Would you teach your child (if or when you have them) Na'vi? Would it solely be Na'vi like this guy did with Klingon or would you make the child bilingual? Plenty of parents teach their children their native language and the language where they live, so why not with Na'vi and your own native language?

As a parent my job is to give my kids the tools they need to live and be a useful member of society (and love them 'n all that) and, as far as I can tell, Na'vi serves no specific purpose in that so I would not ... it's pointless and (IMO) it increases the possibility that my child could become isolated from the others for being a freak (all I can say is trust me on this ... I know this happens).

If, however, my child subsequently expressed an interest in Na'vi then yeah, as long as basic stuff (homework, chores and so on) is out the way then yeah.

Keke
« Last Edit: July 06, 2010, 03:28:38 am by Kekerusey » Logged

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'Ì'awn Menari
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« Reply #34 on: July 05, 2010, 08:29:28 am »


Then again, I'd get calls from the teacher: "Ma'am, your son is calling the other children ayvrrtep again."
"Oh, don't worry about it, just say plltxe ni'Inglisi rutxe and he'll stop."

Then again, it would be cool because then we could have private mommy-child conversations in fluent Na'vi. And when Mommy yells in Na'vi, you'd better shut up and fly straight!!

i can see that happening with me and my future children  Cheesy

and once you hear mommy yelling in japanese, or Na'vi u in trouble XD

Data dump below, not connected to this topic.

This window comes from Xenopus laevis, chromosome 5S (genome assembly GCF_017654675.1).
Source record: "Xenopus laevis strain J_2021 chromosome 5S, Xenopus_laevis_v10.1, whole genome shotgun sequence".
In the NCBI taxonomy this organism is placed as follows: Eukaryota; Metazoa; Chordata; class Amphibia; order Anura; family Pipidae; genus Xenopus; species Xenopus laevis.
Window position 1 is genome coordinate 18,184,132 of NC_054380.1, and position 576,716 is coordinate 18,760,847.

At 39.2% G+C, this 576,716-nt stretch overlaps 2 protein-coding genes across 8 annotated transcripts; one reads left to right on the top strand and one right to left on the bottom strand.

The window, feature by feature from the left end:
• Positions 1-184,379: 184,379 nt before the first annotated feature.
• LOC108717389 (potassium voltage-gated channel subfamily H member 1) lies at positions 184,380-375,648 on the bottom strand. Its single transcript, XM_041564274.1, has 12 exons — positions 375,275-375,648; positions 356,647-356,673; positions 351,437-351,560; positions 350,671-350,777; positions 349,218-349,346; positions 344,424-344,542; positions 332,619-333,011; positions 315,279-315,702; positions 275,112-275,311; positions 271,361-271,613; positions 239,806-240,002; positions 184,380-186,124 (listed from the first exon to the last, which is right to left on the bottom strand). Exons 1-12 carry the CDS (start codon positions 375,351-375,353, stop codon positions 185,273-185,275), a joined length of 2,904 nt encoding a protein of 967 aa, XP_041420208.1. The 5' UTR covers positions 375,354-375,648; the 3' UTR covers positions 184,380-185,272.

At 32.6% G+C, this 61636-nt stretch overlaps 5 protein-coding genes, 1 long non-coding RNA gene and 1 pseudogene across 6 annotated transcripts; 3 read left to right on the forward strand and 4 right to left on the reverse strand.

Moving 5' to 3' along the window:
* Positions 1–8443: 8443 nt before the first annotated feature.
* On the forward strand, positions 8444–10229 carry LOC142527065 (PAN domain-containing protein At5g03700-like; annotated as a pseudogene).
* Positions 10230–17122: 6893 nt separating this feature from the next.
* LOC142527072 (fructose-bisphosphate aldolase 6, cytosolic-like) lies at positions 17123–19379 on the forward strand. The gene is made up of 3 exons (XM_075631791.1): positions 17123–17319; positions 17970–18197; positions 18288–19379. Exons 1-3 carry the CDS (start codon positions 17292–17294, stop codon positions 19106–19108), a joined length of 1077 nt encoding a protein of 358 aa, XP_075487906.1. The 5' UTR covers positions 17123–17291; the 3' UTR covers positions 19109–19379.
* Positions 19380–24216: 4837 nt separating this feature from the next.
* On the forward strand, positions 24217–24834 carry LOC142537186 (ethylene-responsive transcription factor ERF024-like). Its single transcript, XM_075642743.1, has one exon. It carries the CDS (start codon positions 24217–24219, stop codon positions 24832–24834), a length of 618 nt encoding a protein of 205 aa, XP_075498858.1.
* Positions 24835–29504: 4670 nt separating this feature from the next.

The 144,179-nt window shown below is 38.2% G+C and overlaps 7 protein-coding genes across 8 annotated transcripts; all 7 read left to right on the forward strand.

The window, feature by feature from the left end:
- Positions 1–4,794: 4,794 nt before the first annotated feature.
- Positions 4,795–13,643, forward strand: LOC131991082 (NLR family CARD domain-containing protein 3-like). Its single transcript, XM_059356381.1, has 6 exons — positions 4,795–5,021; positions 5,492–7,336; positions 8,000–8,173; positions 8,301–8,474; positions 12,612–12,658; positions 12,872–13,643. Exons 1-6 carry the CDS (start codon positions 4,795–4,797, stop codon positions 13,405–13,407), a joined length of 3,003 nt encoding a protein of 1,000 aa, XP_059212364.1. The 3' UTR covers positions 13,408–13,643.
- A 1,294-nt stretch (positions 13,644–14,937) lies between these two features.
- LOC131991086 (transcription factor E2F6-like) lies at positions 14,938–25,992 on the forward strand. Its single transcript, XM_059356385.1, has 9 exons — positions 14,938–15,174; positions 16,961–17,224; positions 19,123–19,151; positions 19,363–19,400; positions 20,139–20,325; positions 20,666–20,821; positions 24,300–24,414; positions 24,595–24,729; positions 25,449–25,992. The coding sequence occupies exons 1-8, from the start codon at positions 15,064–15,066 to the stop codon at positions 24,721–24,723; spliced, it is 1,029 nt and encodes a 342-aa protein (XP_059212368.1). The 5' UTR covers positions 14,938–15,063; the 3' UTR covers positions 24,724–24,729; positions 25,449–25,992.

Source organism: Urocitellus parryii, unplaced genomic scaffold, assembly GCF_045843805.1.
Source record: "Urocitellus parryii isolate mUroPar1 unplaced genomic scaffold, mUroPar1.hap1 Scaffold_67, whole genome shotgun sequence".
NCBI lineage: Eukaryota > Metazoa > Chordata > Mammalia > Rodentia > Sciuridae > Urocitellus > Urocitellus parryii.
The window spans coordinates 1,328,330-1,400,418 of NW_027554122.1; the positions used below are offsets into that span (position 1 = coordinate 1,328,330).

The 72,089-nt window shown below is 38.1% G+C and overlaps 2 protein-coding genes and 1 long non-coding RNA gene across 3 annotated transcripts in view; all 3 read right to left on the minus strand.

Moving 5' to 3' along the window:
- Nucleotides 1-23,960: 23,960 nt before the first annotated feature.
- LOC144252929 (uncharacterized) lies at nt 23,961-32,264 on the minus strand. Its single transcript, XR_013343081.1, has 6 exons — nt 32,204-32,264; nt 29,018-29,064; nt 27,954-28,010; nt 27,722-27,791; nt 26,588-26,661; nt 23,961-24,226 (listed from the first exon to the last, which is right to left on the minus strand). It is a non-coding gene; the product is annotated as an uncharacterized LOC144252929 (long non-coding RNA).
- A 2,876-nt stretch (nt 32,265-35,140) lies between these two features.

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Tsamsiyu92
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« Reply #35 on: July 05, 2010, 10:59:48 am »

As a parent my job is to give my kids the tools they need to live and be a useful member of society (and love them 'n all that) and, as far as I can tell, Na'vi servers no specific purpose in that so I would not ... it's pointless and (IMO) it increases the possibility that my child could become isolated from the others for being a freak (all I can say is trust me on this ... I know this happens).

If, however, my child subsequently expressed an interest in Na'vi then yeah, as long as basic stuff (homework, chores and so on) is out the way then yeah.

Keke

I have to agree with him, there's really too many hateful souls out there and teaching a child Na'vi may then ruin his/her social life.
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'Ì'awn Menari
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« Reply #36 on: July 05, 2010, 02:15:40 pm »